Needs more time: The Delhi CM may extend the odd-even initiative as a necessary step to both lower pollution and emphasise the need for change in how the city's residents travel | Photo: ProKerala

Odd-even: a necessary exercise that needs further study

As the Delhi government’s third iteration of “odd-even” comes to a close, preliminary results have been positive. The government expects air pollution to come down by 15% and compliance with the scheme this year is better than in 2017.

Detractors may be quick to point out that the results are preliminary, and that the dip in the city’s pollution cannot be attributed to odd-even alone. Both remarks are true, but it’s easy to forget that better compliance is indicative of greater public acceptance of two realities – that Delhi NCR has a serious air quality problem, and that personal convenience must be sidelined if the problem is to be reigned in. Getting car owners to agree on the latter is no mean feat.

However, the scheme needs to do better.

Winter air quality over the NCR has progressively declined over the last decade. On Nov. 3rd, air quality in the capital was reported at an unbearable 999. Hospitals reported a sharp spike in cases of respiratory illnesses, anti-pollution masks were handed out by the thousands and government offices were ordered to stagger their work hours to lessen the number of employees driving to work at the same time. So severe was the smog over the city that even the relatively cleaner CNG-fitted vehicles were put under restrictions.

Yet, the extent of challenge is enormous and needs sustained action. Air quality is Delhi NCR is affected by vehicular emissions, emissions from small-scale industries, power plants and brick kilns around its perimeter, dust from sweeping of roads and construction activities and open burning of road waste. In the winter, stubble burning in neighboring states amplifies the pollution load several times over.

When considered together, the issues present a nightmarish challenge for the best of administrations by pitting livelihoods against lives. No single factor can be wiped out with a single stroke as it presents logistical challenges and could disrupt daily life for millions of residents. Clamping down on traffic was thus an inconvenient but only feasible measure.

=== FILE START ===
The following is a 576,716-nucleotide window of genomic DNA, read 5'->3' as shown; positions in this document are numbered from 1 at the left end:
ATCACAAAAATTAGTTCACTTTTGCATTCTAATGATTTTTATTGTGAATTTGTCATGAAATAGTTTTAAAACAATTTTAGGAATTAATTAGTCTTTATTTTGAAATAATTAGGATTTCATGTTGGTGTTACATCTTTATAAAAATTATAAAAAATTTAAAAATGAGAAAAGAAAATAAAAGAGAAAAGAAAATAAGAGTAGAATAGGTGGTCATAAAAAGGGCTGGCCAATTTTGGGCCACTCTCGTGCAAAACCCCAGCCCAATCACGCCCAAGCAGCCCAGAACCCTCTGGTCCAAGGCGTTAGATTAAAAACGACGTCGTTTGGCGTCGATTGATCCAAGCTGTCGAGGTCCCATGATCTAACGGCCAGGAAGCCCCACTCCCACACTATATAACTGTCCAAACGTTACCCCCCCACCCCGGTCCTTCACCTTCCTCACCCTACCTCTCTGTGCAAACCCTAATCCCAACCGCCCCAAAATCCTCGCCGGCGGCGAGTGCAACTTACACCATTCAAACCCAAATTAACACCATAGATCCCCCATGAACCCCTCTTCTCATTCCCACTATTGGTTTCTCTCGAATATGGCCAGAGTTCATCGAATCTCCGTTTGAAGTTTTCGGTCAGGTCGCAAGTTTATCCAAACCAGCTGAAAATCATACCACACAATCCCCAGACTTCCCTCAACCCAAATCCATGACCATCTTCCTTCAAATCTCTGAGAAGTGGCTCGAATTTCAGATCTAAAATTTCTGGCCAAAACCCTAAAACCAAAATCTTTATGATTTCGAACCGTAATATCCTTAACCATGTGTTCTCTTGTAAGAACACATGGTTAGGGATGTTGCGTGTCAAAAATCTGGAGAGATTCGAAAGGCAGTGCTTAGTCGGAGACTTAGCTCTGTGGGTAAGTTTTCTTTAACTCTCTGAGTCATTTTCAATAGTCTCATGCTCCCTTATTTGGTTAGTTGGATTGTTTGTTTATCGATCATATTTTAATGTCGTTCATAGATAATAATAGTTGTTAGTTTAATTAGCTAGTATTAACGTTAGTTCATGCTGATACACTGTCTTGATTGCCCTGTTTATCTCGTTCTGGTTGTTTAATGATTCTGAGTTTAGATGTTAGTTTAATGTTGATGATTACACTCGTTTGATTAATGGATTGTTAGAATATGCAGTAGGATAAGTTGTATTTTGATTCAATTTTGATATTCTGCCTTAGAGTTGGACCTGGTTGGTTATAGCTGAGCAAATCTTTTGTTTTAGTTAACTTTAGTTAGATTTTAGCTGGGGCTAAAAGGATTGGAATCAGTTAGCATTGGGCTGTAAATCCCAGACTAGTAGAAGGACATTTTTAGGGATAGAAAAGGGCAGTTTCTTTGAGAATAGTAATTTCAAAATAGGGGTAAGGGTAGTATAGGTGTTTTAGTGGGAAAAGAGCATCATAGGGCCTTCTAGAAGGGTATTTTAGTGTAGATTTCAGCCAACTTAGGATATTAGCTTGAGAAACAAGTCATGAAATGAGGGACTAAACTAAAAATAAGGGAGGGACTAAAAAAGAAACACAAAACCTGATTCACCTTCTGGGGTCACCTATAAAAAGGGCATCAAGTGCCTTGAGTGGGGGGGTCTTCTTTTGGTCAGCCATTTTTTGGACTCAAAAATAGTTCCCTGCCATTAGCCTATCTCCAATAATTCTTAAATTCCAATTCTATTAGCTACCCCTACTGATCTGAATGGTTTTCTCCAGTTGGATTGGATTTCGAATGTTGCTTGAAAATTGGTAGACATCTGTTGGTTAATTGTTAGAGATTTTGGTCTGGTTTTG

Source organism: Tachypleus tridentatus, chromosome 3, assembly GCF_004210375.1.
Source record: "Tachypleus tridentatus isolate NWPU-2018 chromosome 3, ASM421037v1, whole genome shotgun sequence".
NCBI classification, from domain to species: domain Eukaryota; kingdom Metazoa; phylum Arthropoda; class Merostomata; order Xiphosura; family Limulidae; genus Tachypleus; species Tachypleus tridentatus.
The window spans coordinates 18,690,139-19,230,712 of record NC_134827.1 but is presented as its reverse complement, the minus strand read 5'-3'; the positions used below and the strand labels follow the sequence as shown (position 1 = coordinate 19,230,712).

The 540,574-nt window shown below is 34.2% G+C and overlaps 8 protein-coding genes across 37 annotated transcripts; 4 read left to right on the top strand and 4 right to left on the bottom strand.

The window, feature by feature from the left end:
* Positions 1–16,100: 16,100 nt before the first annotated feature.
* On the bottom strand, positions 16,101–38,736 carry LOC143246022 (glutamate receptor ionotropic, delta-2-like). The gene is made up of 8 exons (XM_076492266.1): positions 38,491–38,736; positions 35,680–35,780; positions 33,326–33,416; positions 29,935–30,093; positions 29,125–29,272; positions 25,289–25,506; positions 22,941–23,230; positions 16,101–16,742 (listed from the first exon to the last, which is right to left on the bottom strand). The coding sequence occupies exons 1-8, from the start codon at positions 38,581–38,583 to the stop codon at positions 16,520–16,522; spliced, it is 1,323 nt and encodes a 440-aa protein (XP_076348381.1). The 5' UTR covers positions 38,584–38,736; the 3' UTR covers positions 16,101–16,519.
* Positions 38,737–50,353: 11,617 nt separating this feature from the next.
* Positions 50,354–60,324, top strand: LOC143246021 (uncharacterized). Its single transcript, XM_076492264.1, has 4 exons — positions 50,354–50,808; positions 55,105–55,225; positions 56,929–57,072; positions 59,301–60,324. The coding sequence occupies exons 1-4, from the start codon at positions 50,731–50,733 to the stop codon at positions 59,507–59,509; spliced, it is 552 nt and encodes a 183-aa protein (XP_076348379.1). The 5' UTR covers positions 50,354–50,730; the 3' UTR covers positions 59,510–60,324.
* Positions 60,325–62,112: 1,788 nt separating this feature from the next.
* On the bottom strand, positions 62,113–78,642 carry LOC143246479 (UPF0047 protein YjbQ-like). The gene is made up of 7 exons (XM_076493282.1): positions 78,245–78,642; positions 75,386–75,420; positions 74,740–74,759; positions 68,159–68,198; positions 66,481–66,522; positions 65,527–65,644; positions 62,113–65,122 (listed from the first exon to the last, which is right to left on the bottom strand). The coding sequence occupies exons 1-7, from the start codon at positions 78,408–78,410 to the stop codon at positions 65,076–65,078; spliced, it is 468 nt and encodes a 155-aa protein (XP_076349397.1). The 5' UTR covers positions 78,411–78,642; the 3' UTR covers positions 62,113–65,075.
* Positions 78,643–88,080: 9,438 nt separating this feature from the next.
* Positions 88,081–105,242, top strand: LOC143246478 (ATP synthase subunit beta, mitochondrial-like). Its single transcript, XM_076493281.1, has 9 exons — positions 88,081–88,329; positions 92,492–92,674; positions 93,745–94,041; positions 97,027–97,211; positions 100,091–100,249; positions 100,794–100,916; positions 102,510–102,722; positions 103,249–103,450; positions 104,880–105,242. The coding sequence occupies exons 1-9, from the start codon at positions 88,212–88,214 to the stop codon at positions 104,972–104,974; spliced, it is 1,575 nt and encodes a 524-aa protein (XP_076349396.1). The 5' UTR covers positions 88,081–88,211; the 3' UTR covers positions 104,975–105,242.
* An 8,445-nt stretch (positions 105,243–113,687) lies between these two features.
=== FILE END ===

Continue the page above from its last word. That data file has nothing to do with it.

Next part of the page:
Chief Minister Arvind Kejriwal has made a sound suggestion in saying that the exercise could be extended. The idea is to encourage car owners to move towards using more public transport – for which the government roped in 500 extra buses.

The intent is clear – the manner in which Delhi NCR moves must be overhauled to clean it up.  A long-term strategy must encompass solutions that move more people and are low on emissions. There are model examples to learn from, such as the efficient multi-modal public transit system of Shanghai, which allows commuters to reach destinations quickly by combining cycling, ferries, local trains and even moving walkways. The system is so inexpensive and well designed the most users find it difficult to justify driving a car.

The underground metro rails of Seoul and Paris employ a similar emphasis on low-carbon mass mobility. Even in Mumbai, local trains ferry the bulk of daily passengers from all walks of life as it’s simply a faster and cheaper option to driving. While in Delhi, the Metro has become an increasingly cost-effective solution for intra-city travel.  

Another notable initiative this time was that the administration asked ride-hailing services like Ola and Uber to refrain from surge pricing. Whether or not it led to more residents pooling together will be clear after more data comes in, but shared mobility is another solution that needs to be promoted. The concept is well suited to our congested urban spaces where mobility is a necessity but car parking and maintenance is an expendable hassle.

Shared mobility also lends itself well to electric vehicles. When powered through renewables, they are a truly green alternative, and both the Centre and the states have devised policies to spur their uptake. Delhi’s EV policy is also due soon and promises to be the most innovative.

Thus, even though odd-even is one of the several solutions on the table, its targeted and actual behavioral impact on car owners makes it worth testing further. Whether it comes back stricter next time or the current scheme is extended immediately after November 15th remains to be seen. But for now, it’s a well-meaning exercise that is needed to tackle one of the biggest challenges to public health.